Businesses are forming at a record clip, and they want their names heard. That is, after they decide on the right moniker. Naming a business is one of the most important steps a nascent company can take. The same goes for existing businesses that want to better display their brand. But naming a small business often isn’t easy. Titles are already taken, domains have been snatched up, and owners have their own, ahem, interesting ideas.
“Naming a business is not just a box that you check off,” said Lorrie Thomas Ross, head of Web Marketing Therapy, an Atlanta-based advisor to small businesses. “It’s a decision that will impact the life and future of your business.”
A rush of budding enterprises has emerged from the long, national hibernation period of the Covid-19 pandemic. The federal government and states began pouring more than $5 trillion into the economy in 2020 — at a time when the nature of work itself was being redefined. One outcome of these extraordinary circumstances was a burst of entrepreneurship.
In the first 10 months of 2022, budding enterprises inundated the Internal Revenue Services with 4.3 million applications to register as bona fide businesses, government figures show. With that pace, requests are on track to be near 2021’s record clip of 5.4 million for the full year. The figure compares with 2019’s comparable lull when the IRS received 2 million fewer applications than in 2021.
The onslaught “suggests that the pandemic delivered a meaningfully positive shock to American entrepreneurship,” the Economic Innovation Group reported. “There is little evidence that the pace of new business filings will fall back toward pre-pandemic levels any time soon.” the think tank based in Washington, D.C. added.
It’s All in the Name
For nascent businesses, coming up with a moniker is often challenging or, occasionally, serendipitous.
Consider Rocket Chemical Company, a fledgling enterprise that, in 1953, was trying to come up with a lubricant using a water displacement formula. Try after try, the efforts didn’t work, until the 40th attempt. That was when Rocket Chemical caught lightning in a bottle and changed its name to the WD-40 Company, standing for water displacement, the 40th formula.
For your own inspiration, here are approaches experts recommend:
- Make the name memorable. Think of food delivery service GrubHub and shoe repairer Sole Man.
- Try unique. Insurance provider The Zebra and cyber security firm Arctic Wolf Networks.
- Go with snappy. Web host GoDaddy and funding platform Kickstarter.
- Think scalable. Something akin to U.S. Bancorp if thinking very big.
- Tie it directly to the business. Burger King and Jiffy Lube.
- Be relevant. Green Toys, whose products are made from recycled materials.
- Or, do a 180° turn. Don’t talk about what your product is made of. Pharmaceutical and cosmetics companies do this all the time to avoid naming their products after their nearly impossible-to-pronounce formulations. Consider Dimethicone, Cetyl Alcohol, and Hydrogenated Polyisobutene by L’Oreal Paris for its anti-aging products. Or, the product’s chosen name, RevitaLift by L’Oreal Paris.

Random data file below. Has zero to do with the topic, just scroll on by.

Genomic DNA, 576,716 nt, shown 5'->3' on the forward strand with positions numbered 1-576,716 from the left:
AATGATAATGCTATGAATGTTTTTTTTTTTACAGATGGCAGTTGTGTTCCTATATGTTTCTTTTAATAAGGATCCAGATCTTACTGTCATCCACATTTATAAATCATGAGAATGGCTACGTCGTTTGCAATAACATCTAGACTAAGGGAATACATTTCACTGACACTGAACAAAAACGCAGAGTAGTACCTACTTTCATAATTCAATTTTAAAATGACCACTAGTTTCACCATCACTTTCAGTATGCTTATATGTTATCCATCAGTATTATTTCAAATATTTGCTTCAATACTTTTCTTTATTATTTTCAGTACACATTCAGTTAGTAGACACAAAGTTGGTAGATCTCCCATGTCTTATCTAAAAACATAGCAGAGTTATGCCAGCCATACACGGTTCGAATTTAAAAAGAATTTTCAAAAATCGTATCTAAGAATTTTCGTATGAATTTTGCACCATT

- Be off-center. Restaurant Sam and Ella’s and, on a related note, Amigone Funeral Home and Crematorium.
Sometimes You Need to Say, “Ugh”
Lorelei Harloe started her company in 1998 with the tongue-twisting name LHPRMC, LLC, which stood for Lorelei Harloe Public Relations Marketing Communications, LLC.
Harloe soon found the designation “didn’t resonate easily.”
She transitioned to Ascend Communication, which tied into her tagline, “Ideas with Reach.”
But this one, too, was doomed. “I started seeing Ascend everywhere as a business name,” Harloe said, “and I went, ugh. It was time to head back to the drawing board.”
Harloe then pivoted to LKH Communication. And she says this name is permanent. “Absolutely. This is back to my identity and easy to understand.”
Hitting on the Right Stuff
“I thought through different approaches,” said Alexis Taub, founder of Alexis Jae Jewelry, in Briarcliff, N.Y. “Heritage, hobbies, morals, and more.”
She ended up taking a family legacy approach, using a combination of her first name and her brother’s initials, J.A.E.
Taub’s business incorporates other values, including working with jewelry stones that “are ethically sourced,” meaning they come from mines with safe working conditions and none of their sales are being used to fund violence. Taub also gives 25 percent of Alexis Jae’s profits to The Breast Cancer Research Foundation through her community’s cancer coalition, A Cure in Our Lifetime.
Her emphasis on integrity is spot on, according to The Harvard Business Review. Two-thirds of consumers cited “admiration and shared values” as their primary reasons for buying from a business, the publication said in a recent study.
Go Tough or Go Home
Arthur Suszko calls his startup Collect9, for the original nine Beanie Babies that hordes of collectors, including himself, clamored for in the 1990s.
His game plan is to create NFTs (non-fungible tokens) to represent investor ownership of the bean-filled toys.
The thing is, NFTs are bought mainly with cryptocurrencies, whose values began plunging last spring with the coup de grace, so far, being last month’s collapse of FTX, one of the largest crypto exchanges in the world.
Suszko said he began developing Collect9 before the crash and is forging ahead. He is betting a rise in interest in Beanie Babies will lift Collect9 NFTs, spurring investing by traders who know the name’s meaning.
He also says: “Someone who knows NFTs may say, ‘I’m getting this for grandmother,’” who presumably was a Beanie Babies collector during the toys’ boom — and subsequent bust.